Fig: Seed Dispersal by Wind
5. Seed Dispersal by Water (Hydrochory): The seed dispersal by water is called hydrochory. The seeds of plants that grow in or near flowing water are normally dispersed by water. Common examples are coconut and lotus. These fruits and seeds have some adaptations for floating in the water. The fruit of coconut has light and fibrous fruit walls and is carried away by seawater to long distances. Lotus has flat and spongy thalamus containing seeds. The Kowhai trees and Mangrove trees lie on the banks of rivers or estuaries; hence, seed floats on the surface of the water and water currents carry the seeds away.
Fig: Seed Dispersal by Water
6. Seed Dispersal by Animals and Birds: Seed dispersal by animals is known as zoochory. Human beings and animals eat fruits and throw away their seeds. Few fruits and seeds are either edible or develop hooks or thorns. Fleshy and edible fruits like mango, orange, papaya, watermelon, etc., are eaten by man and animals, and the seeds are thrown away, thus dispersing them.
a. Succulent Fruits: Fruits attract animals because they are brightly coloured, juicy and nutritious. When eaten, the seed passes through the animal’s faeces, which may be a long way from the parent plant.
b. Hooked Fruits: Fruits like those of cocklebur (Xanthium) and seeds like tiger-nail (martynia) have curved hooks or spines that stick to the fur of animals or to the clothing of men and are transported to distant places.
Fig: Seed Dispersal by Animals
c. Birds often swallow some seeds, which come out undigested in their droppings. In this way, birds also aid in the dispersal of seeds.
Fig: Seed Dispersal by Birds
Seed dispersal is one of the most important steps in the regeneration of a plant culture or a group of people. It identifies the prospective region for recruiting while also serving as a blueprint for the plant’s later stages of development. Seed dispersal is an adaptation process found in all seed-bearing plants that help to ensure the germination and survival of certain seeds in adult plants by moving or transporting seeds away from their parent plant. Many vectors exist to carry the seed from one location to another.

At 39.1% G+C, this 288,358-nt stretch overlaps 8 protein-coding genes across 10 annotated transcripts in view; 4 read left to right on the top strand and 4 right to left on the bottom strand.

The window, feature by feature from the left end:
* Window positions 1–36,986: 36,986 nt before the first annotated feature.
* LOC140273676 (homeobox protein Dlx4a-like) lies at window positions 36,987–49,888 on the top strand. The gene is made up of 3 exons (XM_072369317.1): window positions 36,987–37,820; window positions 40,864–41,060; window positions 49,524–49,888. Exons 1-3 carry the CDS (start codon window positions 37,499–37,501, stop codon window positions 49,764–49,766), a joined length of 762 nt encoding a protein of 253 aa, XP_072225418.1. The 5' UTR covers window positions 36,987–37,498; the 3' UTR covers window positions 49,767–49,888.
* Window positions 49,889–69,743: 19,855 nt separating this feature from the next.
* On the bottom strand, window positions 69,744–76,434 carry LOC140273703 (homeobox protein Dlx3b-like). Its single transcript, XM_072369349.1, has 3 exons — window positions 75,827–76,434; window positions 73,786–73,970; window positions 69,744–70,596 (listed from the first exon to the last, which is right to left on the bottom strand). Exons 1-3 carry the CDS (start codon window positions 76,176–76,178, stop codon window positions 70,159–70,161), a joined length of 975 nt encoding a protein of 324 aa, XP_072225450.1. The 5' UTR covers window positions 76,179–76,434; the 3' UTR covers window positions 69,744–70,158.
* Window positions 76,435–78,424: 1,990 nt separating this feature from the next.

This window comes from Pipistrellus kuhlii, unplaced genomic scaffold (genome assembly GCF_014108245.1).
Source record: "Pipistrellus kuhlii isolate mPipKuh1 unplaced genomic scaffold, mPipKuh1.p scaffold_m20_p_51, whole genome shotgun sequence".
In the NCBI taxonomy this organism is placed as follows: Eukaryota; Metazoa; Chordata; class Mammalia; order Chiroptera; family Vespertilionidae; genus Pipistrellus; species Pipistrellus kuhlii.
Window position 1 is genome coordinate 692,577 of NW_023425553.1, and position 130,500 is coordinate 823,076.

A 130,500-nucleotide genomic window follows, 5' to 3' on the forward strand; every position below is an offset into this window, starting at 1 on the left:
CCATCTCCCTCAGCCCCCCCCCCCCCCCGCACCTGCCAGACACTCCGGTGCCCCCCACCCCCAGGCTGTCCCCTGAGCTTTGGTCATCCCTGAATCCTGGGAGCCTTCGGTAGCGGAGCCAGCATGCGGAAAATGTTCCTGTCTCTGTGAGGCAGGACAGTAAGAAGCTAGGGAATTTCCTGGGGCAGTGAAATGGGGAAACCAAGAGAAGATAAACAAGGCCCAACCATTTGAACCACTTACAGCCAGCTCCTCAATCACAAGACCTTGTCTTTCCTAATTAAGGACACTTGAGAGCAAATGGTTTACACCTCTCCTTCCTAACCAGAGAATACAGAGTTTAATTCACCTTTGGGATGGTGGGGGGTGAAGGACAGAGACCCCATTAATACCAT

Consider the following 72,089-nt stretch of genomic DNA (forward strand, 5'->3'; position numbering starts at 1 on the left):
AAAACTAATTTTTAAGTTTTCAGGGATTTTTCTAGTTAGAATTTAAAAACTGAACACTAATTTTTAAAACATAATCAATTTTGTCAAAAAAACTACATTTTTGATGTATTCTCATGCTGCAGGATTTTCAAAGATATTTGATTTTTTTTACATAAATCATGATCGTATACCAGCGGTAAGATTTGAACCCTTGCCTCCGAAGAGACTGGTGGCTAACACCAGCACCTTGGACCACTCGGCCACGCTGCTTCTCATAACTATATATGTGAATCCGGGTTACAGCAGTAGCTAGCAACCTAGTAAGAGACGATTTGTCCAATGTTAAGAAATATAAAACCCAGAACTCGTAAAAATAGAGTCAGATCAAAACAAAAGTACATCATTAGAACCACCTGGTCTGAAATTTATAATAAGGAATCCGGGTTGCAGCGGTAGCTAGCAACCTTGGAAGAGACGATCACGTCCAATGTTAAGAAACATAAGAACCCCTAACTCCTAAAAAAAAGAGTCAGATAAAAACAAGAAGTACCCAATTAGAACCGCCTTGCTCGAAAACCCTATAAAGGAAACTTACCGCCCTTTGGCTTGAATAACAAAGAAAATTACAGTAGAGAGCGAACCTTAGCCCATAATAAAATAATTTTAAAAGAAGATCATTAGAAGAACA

We see many fruits and their seeds around us. Every seed has got their own texture, shape, size, etc. The movement of seed from one place to another or away from the mother plant through different agents like water, wind, animals, birds, etc., is called seed dispersal. Seed dispersal is very important because it minimizes the competition for food, sunlight, water and minerals among the plants of the same kind in the same area. It also allows them to grow in different habitats. The seeds that are small and very light in weight are easily carried by the wind for miles. The seeds of plants that grow in or near flowing water are mainly dispersed by water. Many seeds get dispersed by sticking to the fur of the animals. The main advantage of seed dispersal is to escape from density-or distance-dependent seed and seedling mortality.
Q.1: How are seeds dispersed?
Ans: Seeds are dispersed in many ways like wind, water, animals, humans, birds; some seed pods are dispersed by the explosion method.
Q.2: What is seed dispersal?
Ans: Scattering of seeds by various methods away from the parent plant is called seed dispersal.
Q.3: How do plants benefit from seed dispersal?
Ans: Seed dispersal is helpful because it decreases the competition for food, sunlight, water and minerals among the plants of the identical kind in the same area. It also allows them to grow in different habitats.
Q.4: Which seed is dispersed by water?
Ans: Coconuts and lotus are the best examples of seed dispersal by water.
Q.5: What are the advantages of seed dispersal?
Ans: The advantages of seed dispersal are: